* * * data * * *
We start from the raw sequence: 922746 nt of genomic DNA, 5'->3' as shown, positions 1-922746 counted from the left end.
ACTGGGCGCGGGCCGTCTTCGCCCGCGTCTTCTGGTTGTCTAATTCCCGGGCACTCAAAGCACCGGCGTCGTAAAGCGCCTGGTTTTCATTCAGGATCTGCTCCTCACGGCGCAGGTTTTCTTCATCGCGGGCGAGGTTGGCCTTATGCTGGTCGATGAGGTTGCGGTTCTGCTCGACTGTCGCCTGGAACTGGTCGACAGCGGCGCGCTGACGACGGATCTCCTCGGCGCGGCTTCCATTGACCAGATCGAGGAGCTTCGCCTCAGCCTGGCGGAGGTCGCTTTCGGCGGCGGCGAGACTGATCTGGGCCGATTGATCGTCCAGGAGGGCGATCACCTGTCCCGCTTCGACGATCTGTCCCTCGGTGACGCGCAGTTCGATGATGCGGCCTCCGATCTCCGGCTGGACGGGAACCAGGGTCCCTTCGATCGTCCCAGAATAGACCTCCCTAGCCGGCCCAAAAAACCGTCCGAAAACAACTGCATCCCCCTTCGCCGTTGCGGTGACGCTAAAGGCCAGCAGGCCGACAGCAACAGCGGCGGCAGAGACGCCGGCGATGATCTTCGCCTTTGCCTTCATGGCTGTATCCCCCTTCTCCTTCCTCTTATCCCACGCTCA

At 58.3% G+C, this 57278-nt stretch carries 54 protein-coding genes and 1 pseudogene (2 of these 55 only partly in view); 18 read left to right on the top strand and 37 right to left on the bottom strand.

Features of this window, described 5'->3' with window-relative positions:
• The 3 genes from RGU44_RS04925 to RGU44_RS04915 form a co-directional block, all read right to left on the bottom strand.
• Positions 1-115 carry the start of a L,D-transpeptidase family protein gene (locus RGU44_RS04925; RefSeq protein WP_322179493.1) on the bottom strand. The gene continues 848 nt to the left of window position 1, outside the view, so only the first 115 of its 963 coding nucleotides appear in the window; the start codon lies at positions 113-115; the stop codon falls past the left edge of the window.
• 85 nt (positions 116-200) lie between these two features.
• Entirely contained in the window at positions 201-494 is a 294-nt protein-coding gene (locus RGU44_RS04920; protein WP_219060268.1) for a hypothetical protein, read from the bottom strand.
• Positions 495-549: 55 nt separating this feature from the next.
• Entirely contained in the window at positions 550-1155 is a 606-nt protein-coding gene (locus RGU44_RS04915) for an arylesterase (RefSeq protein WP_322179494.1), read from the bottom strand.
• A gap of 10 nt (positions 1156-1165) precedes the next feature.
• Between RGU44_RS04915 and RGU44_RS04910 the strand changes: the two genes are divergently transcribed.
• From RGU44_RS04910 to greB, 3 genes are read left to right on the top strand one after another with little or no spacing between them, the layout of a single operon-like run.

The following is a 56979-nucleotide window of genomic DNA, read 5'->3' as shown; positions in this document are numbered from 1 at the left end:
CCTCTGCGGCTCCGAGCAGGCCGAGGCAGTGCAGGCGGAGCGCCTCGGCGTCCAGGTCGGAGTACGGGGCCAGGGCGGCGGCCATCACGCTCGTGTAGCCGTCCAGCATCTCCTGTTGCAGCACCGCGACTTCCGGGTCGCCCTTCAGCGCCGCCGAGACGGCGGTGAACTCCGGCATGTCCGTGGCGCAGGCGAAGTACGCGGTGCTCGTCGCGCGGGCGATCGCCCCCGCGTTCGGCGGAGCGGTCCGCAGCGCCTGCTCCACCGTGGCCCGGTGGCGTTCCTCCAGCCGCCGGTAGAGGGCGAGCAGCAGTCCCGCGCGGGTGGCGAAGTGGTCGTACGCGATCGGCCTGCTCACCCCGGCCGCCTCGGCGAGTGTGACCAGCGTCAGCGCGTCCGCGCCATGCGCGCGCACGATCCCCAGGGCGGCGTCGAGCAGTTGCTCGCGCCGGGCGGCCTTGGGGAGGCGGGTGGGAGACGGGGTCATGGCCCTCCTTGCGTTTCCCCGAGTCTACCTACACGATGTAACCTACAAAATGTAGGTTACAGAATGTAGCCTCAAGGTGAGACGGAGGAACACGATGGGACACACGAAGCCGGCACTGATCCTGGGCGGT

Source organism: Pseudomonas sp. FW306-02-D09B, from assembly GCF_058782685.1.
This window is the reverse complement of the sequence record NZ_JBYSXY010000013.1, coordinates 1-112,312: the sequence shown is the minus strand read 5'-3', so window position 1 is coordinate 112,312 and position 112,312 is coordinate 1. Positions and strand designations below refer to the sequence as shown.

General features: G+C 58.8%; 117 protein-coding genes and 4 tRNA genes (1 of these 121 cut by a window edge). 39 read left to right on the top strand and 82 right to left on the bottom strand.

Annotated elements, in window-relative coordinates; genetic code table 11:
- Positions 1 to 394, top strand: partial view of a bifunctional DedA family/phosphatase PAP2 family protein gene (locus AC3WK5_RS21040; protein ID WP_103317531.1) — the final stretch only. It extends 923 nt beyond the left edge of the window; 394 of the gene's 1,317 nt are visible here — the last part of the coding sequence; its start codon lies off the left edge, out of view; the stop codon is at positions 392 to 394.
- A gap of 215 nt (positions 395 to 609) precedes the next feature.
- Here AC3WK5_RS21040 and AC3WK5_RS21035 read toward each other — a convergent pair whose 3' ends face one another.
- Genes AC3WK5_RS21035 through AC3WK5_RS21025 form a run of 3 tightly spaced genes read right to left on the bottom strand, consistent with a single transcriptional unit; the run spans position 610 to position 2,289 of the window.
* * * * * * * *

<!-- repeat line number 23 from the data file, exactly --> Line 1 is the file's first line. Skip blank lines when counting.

- Genes AC3WK5_RS21035 through AC3WK5_RS21025 form a run of 3 tightly spaced genes read right to left on the bottom strand, consistent with a single transcriptional unit; the run spans position 610 to position 2,289 of the window.